Many leaders are sharing with us that their current feeling of two steps forward and one step back is creating havoc both personally and professionally – some are no longer meeting face to face under any circumstance to maximise health protection, others are in Stage 4 lock down, others are encouraging their people to come into the office so they can “connect physically” and are struggling to get their people to actually do it, others are still very dependent on JobKeeper and others are drowning in fast and unanticipated business growth…..….everyone has a story!
Managers and leaders are reporting feelings of overwhelm with little brain capacity to even think about “leadership” and what it means in times like these. The pressures are being felt emotionally, physically and mentally and it is draining and is taking higher levels of resilience for the bounce back.
The visual imagery many have referred to is the duck paddling furiously under the surface and yet on the surface working hard to look serene and emotionally resilient!
This is what we are hearing the average leader’s brain is filling up with:
- Concerns about family well-being
- Coping with the basics of homeschooling
- Fear about financial security
- Needing to understand staff concerns and worries while not being in the same room with them – so all my normal coping skills might not work in the remote environment
- Getting tasks done to ensure job security and revenue generation for the business
- Worried about the future of the business from a resources and revenue point of view
- Lack of insight about what the future holds as we dive into the economic downturn
- How am I going to find the energy, emotional resilience and intellectual capacity to keep bouncing back each day?
Bunker down or do something different?
Having experienced my own concerns over recent weeks…..where did July go I hear many say? I can absolutely acknowledge I resorted to bunkering down in the early weeks of July and could have remained there without the assistance of my 5-step process to re-frame my experiences and my thinking. It is only upon reflection that I can now see the intuitive process I resorted to and I want to share it with you. Those who know me well will appreciate that my personal brand has always been about turning up courageously, inspiring myself and others to look positively to the future and ultimately making a difference.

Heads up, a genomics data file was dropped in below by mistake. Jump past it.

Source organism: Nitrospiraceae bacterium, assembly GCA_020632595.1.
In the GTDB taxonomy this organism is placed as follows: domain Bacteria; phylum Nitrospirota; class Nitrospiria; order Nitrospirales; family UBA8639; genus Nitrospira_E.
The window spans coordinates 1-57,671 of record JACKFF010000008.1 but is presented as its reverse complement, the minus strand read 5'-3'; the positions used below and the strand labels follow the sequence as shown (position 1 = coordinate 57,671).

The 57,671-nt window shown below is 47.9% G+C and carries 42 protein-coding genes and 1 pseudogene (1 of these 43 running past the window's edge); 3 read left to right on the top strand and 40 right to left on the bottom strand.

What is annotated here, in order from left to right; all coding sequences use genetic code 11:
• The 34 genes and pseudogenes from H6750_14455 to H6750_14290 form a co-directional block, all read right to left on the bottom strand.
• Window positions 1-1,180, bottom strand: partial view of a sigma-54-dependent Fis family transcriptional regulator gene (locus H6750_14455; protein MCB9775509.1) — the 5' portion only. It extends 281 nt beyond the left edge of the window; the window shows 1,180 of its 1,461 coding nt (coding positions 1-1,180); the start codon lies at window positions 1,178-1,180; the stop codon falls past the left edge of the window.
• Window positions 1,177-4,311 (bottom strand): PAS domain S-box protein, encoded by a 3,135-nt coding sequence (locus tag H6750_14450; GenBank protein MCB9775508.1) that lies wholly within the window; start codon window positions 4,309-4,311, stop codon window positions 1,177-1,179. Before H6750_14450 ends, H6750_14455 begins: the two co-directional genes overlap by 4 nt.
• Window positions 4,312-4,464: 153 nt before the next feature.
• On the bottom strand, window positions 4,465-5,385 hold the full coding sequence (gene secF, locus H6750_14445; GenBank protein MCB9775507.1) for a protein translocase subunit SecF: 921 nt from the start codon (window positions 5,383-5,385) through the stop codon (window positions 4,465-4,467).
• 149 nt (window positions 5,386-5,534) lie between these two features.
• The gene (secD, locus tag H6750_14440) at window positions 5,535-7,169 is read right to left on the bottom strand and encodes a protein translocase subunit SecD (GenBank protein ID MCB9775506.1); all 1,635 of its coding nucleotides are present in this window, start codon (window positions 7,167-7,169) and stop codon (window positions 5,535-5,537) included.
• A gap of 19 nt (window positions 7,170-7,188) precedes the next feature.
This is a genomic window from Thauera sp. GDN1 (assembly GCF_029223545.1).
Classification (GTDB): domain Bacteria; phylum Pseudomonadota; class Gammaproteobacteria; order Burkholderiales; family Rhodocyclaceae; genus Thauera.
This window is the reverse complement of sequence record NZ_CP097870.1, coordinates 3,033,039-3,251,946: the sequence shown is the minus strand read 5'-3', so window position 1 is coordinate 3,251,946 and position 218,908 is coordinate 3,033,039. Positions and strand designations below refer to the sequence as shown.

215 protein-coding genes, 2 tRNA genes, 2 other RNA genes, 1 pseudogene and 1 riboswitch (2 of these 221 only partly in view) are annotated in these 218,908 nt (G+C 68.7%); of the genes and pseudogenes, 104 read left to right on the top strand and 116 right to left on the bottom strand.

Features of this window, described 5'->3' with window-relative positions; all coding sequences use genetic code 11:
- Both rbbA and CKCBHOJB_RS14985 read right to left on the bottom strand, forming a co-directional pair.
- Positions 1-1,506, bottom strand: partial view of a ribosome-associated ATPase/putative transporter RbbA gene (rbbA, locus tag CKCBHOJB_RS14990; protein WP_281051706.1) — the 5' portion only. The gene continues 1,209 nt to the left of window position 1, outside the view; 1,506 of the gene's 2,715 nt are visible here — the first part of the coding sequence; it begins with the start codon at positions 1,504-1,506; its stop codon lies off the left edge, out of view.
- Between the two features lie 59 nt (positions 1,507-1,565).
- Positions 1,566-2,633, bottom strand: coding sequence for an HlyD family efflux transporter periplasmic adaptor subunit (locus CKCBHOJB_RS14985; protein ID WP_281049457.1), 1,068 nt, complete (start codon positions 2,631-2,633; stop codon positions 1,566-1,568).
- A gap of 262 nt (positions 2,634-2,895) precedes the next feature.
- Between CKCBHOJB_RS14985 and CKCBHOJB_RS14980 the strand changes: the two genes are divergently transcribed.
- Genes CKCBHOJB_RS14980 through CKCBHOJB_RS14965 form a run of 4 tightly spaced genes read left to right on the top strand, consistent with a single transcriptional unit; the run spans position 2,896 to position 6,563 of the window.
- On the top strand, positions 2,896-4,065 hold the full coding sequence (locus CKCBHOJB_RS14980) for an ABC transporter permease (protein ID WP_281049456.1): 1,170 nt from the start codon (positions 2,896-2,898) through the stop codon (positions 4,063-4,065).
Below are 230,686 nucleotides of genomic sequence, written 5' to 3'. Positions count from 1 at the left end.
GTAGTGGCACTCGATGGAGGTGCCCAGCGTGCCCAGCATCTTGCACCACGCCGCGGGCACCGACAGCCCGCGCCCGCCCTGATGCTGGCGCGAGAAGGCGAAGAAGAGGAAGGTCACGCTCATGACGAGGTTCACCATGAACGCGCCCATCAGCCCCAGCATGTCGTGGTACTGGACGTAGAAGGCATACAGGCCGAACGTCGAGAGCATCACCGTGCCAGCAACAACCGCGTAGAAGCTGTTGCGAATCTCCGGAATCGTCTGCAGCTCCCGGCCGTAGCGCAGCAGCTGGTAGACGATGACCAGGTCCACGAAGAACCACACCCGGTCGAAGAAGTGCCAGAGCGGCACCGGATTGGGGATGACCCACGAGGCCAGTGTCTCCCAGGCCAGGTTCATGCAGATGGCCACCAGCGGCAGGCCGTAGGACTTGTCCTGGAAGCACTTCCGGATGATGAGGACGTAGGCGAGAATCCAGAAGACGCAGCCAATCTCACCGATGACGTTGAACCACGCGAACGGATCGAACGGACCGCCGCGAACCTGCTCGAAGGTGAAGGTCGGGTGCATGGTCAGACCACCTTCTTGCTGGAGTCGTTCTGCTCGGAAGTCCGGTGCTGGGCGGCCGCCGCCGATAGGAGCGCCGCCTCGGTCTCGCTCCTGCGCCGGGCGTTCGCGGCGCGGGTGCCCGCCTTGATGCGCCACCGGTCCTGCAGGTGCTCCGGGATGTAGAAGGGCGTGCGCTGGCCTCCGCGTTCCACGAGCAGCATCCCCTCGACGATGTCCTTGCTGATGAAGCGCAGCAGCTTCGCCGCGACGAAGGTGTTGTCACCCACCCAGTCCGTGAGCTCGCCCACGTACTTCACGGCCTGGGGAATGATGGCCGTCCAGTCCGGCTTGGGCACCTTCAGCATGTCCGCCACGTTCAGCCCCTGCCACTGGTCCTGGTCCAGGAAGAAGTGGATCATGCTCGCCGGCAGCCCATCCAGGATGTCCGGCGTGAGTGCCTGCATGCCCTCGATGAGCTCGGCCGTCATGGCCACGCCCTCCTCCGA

Instead I was that person who was feeling overwhelmed, worried about the future, bursting into tears, finding it challenging to receive feedback as it had started to feel so much more personal and spinning my wheels when trying to get things done.
So if you want to jump onboard with me that would be fabulous and I would value sharing stories and experiences with you. Let me know what you think about these 5 intuitive steps I can now see I used over the last couple of weeks:
- Acknowledge the need for time and space to come to terms with the changes – this is about a psychological process for me to make the transition
- Create the time and space it is going to take for you to actually process what is happening at a deeply personal level
- Challenge yourself to let go of fear, cynicism and judgement
- Don’t fear failure – it IS going to happen more often than it has before and it is OK to frame people to expect this, frame yourself to expect it and make it part of your new normal
- Shorten your vision period……..and be OK with the next 90 days or even better the next 30 days!
Transition takes time and space
When we experience a crisis, as we are now, we tend to hold tightly to the memory of the way we have always done things, believing this allows us to return to “normal” when the crisis subsides. In reality, that normal does not return, and a “new normal” needs to be embraced to allow us to move forward. Although we all recognise this intellectually and are reading about it everyday, I don’t think enough of us are really acknowledging it at a very personal level – I know I wasn’t until I received some feedback from a client that awoke me to the need that I would benefit from transitioning.
I use the simple example of Zoom meetings – and how many of us are complaining about them and how we cannot wait to go back to face to face or are even pushing for this right now – have we truly “transitioned” ? I will leave this with you to think about.
It is important that we acknowledge the benefit of cultivating a “transition” mindset, moving from where you have been to where you want to/need to be, in say 30 days. The wise words of William Bridges remind us that inner change happens before outer change occurs:
I am no different to many of the leaders I have been speaking to – I was so busy doing stuff and making things work for others and caring for others that I did not acknowledge the need for me to transition. I did not clearly enough identify what I needed to let go of – maybe it was chasing those clients who had indicated they wanted to work with me before COVID who are now “ghosting” me as they are in their own state of overwhelm . My “old” ways of communicating with people and my “old” relationships may need some re-thinking and refreshing…even rebooting. Relationships with clients may now need to be built in a new and different way, appealing to what is happening now.
Create time and space to “process”
Until you process what is happening for you at a deeply personal level it is difficult to completely and successfully transition and you will find yourself stuck or slipping back into the feeling of overwhelm. As I said in my earlier blog How to focus when we are in chaos and uncertainty? without a great strategy, hard work becomes a nightmare.
Each of us will do this differently, however the important thing is to make the time and space to actually engage in the process that is going to work for you.